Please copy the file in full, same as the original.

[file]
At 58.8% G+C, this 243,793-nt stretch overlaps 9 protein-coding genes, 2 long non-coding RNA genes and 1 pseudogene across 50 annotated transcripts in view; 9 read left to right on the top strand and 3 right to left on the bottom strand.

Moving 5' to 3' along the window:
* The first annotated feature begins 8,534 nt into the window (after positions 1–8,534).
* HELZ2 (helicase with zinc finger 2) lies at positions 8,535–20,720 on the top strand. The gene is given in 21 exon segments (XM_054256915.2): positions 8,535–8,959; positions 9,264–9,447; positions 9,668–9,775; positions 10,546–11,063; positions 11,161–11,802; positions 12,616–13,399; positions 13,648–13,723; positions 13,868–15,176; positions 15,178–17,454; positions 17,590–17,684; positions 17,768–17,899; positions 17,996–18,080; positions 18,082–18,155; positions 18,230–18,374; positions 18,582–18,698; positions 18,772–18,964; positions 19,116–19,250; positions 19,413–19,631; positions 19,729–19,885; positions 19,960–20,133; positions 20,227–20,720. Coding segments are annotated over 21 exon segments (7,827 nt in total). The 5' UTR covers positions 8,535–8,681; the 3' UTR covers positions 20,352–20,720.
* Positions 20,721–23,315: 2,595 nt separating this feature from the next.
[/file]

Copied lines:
At 58.8% G+C, this 243,793-nt stretch overlaps 9 protein-coding genes, 2 long non-coding RNA genes and 1 pseudogene across 50 annotated transcripts in view; 9 read left to right on the top strand and 3 right to left on the bottom strand.

Moving 5' to 3' along the window:
* The first annotated feature begins 8,534 nt into the window (after positions 1–8,534).
* HELZ2 (helicase with zinc finger 2) lies at positions 8,535–20,720 on the top strand. The gene is given in 21 exon segments (XM_054256915.2): positions 8,535–8,959; positions 9,264–9,447; positions 9,668–9,775; positions 10,546–11,063; positions 11,161–11,802; positions 12,616–13,399; positions 13,648–13,723; positions 13,868–15,176; positions 15,178–17,454; positions 17,590–17,684; positions 17,768–17,899; positions 17,996–18,080; positions 18,082–18,155; positions 18,230–18,374; positions 18,582–18,698; positions 18,772–18,964; positions 19,116–19,250; positions 19,413–19,631; positions 19,729–19,885; positions 19,960–20,133; positions 20,227–20,720. Coding segments are annotated over 21 exon segments (7,827 nt in total). The 5' UTR covers positions 8,535–8,681; the 3' UTR covers positions 20,352–20,720.
* Positions 20,721–23,315: 2,595 nt separating this feature from the next.